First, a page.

Danedri Thompson
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Sen. Karin Brownlee won’t represent Gardner, Edgerton and part of Spring Hill much longer in the state Senate.

Karin Brownlee

Gov.-Elect Sam Brownback recently named the Olathe Republican to his cabinet as the Secretary for the Department of Labor. She pursued a new role in the capitol, in part, because she’s been a member of a conservative minority in the state legislature, she said.
“And there’s a sense that it’s very difficult to accomplish much when you’re in the minority,” she said. “When you’re leading an agency, you have some ability to accomplish things.”
Officially, Brownlee said her resignation of the 23rd Kansas District Senate seat will be effective Jan. 10, however the process to replace her will begin once her letter of resignation reaches the Kansas Secretary of State’s Office.
Clayton Barker, general counsel for the Kansas Republican Party, said once the Secretary of State notifies Johnson County Republican Party Chair Ronnie Metsker, he will have 21 days to call a replacement convention. Metsker will need to give precinct committeemen and women at least seven days notice.
Registered Republicans elect precinct committee men and committee women every two years – one man and one woman in each precinct. In many cases, the positions are appointed by the county chair. And in others, the precinct positions remain unfilled.
Although the replacement convention will be open to the public, the precinct committee people will elect the next Senator by secret ballot.
At least two candidates — Rep. Rob Olson, who represents Olathe in the Kansas House; and Olathe City Council member Ron Ryckman — have expressed interest in replacing Brownlee in the state Senate. In order to garner her seat, they’ll have to be nominated on the floor during the replacement convention.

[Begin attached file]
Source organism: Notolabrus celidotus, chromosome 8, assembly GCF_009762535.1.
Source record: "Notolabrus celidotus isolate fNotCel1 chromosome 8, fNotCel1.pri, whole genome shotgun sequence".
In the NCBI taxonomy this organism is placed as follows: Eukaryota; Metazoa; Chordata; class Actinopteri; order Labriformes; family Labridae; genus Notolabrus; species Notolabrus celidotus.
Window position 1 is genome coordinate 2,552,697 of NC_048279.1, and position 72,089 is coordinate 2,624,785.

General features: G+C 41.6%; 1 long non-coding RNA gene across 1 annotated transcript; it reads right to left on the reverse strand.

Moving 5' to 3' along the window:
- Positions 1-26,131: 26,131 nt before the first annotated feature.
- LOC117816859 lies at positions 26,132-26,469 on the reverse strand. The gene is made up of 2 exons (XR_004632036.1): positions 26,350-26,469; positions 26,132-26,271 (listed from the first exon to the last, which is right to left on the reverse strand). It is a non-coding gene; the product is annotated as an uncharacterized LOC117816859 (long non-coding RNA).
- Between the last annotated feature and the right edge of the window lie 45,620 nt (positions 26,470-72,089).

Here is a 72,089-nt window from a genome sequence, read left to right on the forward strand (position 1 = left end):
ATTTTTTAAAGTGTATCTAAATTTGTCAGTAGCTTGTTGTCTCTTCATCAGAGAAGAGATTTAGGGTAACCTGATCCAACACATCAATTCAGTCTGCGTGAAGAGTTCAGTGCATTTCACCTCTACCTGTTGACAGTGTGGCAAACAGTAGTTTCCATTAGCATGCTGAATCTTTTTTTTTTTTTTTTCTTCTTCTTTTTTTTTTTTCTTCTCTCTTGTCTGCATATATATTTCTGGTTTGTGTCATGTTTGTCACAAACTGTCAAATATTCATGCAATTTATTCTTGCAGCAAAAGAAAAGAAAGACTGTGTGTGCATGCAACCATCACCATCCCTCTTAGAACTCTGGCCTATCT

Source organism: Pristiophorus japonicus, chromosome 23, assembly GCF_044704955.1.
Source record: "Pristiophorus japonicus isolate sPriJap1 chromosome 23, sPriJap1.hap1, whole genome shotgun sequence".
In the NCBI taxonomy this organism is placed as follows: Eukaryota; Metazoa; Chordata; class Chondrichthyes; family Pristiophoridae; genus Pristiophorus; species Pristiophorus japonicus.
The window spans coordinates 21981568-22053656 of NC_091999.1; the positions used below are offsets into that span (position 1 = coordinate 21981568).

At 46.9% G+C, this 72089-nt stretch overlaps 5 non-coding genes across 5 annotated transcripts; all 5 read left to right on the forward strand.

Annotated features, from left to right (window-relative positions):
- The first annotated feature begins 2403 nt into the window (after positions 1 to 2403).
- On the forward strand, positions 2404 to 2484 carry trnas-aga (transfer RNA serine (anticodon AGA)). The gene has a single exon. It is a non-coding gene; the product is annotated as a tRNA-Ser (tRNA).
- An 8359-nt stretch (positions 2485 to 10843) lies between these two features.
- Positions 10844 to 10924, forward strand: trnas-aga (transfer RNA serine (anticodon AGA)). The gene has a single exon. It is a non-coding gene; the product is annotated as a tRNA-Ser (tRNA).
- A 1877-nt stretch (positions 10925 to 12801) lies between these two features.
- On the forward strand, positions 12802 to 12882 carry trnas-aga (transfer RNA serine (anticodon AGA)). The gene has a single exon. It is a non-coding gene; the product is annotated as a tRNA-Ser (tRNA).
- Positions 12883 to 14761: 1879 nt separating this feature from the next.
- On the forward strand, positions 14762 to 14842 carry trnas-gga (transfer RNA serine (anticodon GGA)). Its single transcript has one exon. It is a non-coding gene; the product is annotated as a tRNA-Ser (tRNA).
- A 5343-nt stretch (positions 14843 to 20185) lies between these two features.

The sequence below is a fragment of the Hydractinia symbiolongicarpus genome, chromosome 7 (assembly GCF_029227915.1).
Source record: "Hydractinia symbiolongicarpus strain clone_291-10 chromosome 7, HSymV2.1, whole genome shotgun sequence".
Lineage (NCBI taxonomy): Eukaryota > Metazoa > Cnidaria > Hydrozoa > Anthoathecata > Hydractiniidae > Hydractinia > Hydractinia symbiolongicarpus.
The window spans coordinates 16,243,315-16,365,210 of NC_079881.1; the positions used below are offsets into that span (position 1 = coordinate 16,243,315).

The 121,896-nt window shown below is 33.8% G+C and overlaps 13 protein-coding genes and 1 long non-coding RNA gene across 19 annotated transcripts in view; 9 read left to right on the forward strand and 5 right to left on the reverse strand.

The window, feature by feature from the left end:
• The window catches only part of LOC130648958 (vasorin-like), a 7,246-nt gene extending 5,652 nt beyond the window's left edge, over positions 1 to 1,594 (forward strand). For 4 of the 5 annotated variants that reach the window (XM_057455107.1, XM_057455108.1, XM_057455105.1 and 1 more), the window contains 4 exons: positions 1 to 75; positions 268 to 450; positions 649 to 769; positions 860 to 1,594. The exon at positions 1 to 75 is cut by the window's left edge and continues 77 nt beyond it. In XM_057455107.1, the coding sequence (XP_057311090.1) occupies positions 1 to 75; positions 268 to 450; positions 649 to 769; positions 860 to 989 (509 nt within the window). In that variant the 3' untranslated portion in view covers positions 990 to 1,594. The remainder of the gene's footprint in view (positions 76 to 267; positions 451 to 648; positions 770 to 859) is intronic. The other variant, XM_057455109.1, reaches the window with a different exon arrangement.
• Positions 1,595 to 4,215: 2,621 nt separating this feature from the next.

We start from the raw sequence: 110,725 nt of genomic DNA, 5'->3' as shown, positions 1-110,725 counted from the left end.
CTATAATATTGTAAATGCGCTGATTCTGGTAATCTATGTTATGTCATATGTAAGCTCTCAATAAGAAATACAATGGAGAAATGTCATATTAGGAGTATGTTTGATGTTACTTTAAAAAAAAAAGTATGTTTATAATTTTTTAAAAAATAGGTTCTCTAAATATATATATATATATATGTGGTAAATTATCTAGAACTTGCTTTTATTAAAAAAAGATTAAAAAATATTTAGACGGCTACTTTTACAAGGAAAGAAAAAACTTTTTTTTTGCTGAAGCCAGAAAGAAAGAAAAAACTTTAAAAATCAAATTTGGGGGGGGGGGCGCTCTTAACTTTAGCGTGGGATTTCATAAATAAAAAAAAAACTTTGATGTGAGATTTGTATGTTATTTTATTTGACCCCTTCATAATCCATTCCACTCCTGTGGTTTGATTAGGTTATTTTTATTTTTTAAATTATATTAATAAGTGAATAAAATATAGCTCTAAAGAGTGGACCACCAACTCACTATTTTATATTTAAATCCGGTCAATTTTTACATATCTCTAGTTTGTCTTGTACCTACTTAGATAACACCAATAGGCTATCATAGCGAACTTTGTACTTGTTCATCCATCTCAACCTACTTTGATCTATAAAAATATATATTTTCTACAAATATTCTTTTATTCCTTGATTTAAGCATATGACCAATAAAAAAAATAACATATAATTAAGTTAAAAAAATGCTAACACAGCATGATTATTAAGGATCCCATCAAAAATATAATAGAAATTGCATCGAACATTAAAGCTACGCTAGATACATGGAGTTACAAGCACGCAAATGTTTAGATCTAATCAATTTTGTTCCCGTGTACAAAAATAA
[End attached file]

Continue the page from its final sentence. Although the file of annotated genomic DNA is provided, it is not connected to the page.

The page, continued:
“Once those are closed, each nominator gives a small speech,” Barker explained. “Each of the candidates also gets to talk. There’s usually a question and answer period.”
When that concludes, precinct committee people cast a secret ballot. In order to secure the seat, a candidate must receive more than 50 percent of the votes cast. If no candidate receives that number, the bottom vote getter is knocked off the ballot and the precinct people re-vote.
“I know that sounds simple,” Barker said.
However, he said with several candidates, the path to replacing a position can get hairy.
For example, at a replacement convention in Western Kansas, the precinct people deadlocked at a vote of 5 to 5 to 2 to 2 to 2 to 2.
“Weird stuff can happen,” Barker said.
And in the meantime, the campaigning has already begun. But voters shouldn’t expect to see mailers or campaign commercials.
Instead, interested parties will work the list of precinct men and women.
“The campaigning is not really at the convention,” Barker said. “It’s really beforehand.”
Barker said voters’ voices are part of the process in that they elected the precinct leaders.
“(Voters) could call their precinct leaders and urge them to vote a certain way,” Barker said.
He noted that there won’t be a lot of public notice for the replacement convention, though.
“And it’s too expensive to have a real election – especially with the (legislative) session starting on (Jan.) 11th. It needs to be done quickly,” he said.
Constituents of the 23rd District can still contact Brownlee with concerns, she said.
“I would do my best to still help them or steer them to another legislature that can help them,” she said. “And then I’d want to begin to bring whoever’s elected – once that happens, I would want to bring them in on those things.”
Brownlee looks forward to serving 23rd District residents in her new capacity. As the Dept. of Labor Secretary, she will primarily oversee the administration of unemployment compensation and some union negotiations.
One of her first goals will be to complete an upgrade to the department’s computer system. The updated system will allow people to track their unemployment status and filings online. The system wasn’t ready to go when the recession started.
“The redo of that is critical,” she said. “We’re used to getting online to do our banking and purchasing and so forth. But when people needed to get their unemployment benefits in a timely manner, they were not afforded that benefit.”